Chapter 14: In this chapter we address unsupervised learning, or “learning without a teacher”…we present those unsupervised learning techniques that are among the most commonly used in practice, and additionally, a few others that are favored by the authors.
We take an axiomatic approach to defining ‘good’ objective functions for both similarity and dissimilarity-based hierarchical clustering. We characterize a set of admissible objective functions … that have the property that when the input admits a ‘natural’ ground-truth hierarchical clustering, the ground-truth clustering has an optimal value.
A recent proof of NP-hardness of Euclidean sum-of-squares clustering, due to Drineas et al. (Mach. Learn. 56:9–33, 2004), is not valid. An alternate short proof is provided.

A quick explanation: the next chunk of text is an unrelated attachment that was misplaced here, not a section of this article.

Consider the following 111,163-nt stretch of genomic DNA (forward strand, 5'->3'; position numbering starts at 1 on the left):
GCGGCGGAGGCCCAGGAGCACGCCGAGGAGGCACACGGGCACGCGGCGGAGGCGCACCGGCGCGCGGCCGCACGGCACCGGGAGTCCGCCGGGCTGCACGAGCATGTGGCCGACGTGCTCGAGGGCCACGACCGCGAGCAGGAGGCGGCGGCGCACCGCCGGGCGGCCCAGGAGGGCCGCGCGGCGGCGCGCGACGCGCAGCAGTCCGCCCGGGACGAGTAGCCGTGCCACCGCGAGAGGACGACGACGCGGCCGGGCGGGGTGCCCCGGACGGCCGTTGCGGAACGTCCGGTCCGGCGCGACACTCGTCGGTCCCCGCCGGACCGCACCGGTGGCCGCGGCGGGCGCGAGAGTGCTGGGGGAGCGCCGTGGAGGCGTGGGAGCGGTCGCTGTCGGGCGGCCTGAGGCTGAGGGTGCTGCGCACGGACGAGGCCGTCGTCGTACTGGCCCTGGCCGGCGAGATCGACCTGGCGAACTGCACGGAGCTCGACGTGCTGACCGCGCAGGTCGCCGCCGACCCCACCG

…the k-means problem is NP-hard when the dimension m is part of the input even for k = 2. However, to the best of our knowledge, there is no known NP-hardness result when the dimension m is fixed and k, the number of clusters, is part of the input…In this paper, we establish the NP-hardness of the k-means problem in the plane.
t-distributed Stochastic Neighborhood Embedding (t-SNE), a clustering and visualization method proposed by van der Maaten & Hinton in 2008, has rapidly become a standard tool in a number of natural sciences. Despite its overwhelming success, there is a distinct lack of mathematical foundations and the inner workings of the algorithm are not well understood. The purpose of this paper is to prove that t-SNE is able to recover well-separated clusters; more precisely, we prove that t-SNE in the `early exaggeration’ phase, an optimization technique proposed by van der Maaten & Hinton (2008) and van der Maaten (2014), can be rigorously analyzed.